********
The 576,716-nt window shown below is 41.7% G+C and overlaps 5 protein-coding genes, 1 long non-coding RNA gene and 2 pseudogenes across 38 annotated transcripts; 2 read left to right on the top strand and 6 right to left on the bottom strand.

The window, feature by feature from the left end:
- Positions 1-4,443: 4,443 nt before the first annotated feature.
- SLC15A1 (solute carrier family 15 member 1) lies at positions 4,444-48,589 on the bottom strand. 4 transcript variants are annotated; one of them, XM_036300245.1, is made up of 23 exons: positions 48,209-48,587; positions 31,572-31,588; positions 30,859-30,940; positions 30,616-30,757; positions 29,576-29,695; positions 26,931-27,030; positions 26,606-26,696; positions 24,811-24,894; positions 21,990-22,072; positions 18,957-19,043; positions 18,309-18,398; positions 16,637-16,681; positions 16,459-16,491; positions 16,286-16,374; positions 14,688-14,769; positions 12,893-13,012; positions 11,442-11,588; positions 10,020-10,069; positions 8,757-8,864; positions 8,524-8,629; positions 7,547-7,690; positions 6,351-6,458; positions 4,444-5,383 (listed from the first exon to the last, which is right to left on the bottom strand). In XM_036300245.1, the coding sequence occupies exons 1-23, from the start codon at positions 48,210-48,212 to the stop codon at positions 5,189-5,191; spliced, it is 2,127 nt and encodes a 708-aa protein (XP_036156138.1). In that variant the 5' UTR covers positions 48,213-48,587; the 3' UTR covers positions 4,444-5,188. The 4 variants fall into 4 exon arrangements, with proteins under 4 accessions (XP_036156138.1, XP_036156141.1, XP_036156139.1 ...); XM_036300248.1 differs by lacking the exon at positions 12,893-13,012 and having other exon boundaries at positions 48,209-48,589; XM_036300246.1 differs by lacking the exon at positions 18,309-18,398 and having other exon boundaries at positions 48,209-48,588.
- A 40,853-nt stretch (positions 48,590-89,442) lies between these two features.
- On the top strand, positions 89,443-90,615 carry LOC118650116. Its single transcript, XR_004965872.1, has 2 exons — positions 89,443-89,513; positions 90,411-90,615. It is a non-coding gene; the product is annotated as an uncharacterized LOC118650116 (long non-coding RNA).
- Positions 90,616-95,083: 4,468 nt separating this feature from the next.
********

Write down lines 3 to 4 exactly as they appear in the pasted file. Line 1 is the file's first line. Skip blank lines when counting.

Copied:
- Positions 1-4,443: 4,443 nt before the first annotated feature.
- SLC15A1 (solute carrier family 15 member 1) lies at positions 4,444-48,589 on the bottom strand. 4 transcript variants are annotated; one of them, XM_036300245.1, is made up of 23 exons: positions 48,209-48,587; positions 31,572-31,588; positions 30,859-30,940; positions 30,616-30,757; positions 29,576-29,695; positions 26,931-27,030; positions 26,606-26,696; positions 24,811-24,894; positions 21,990-22,072; positions 18,957-19,043; positions 18,309-18,398; positions 16,637-16,681; positions 16,459-16,491; positions 16,286-16,374; positions 14,688-14,769; positions 12,893-13,012; positions 11,442-11,588; positions 10,020-10,069; positions 8,757-8,864; positions 8,524-8,629; positions 7,547-7,690; positions 6,351-6,458; positions 4,444-5,383 (listed from the first exon to the last, which is right to left on the bottom strand). In XM_036300245.1, the coding sequence occupies exons 1-23, from the start codon at positions 48,210-48,212 to the stop codon at positions 5,189-5,191; spliced, it is 2,127 nt and encodes a 708-aa protein (XP_036156138.1). In that variant the 5' UTR covers positions 48,213-48,587; the 3' UTR covers positions 4,444-5,188. The 4 variants fall into 4 exon arrangements, with proteins under 4 accessions (XP_036156138.1, XP_036156141.1, XP_036156139.1 ...); XM_036300248.1 differs by lacking the exon at positions 12,893-13,012 and having other exon boundaries at positions 48,209-48,589; XM_036300246.1 differs by lacking the exon at positions 18,309-18,398 and having other exon boundaries at positions 48,209-48,588.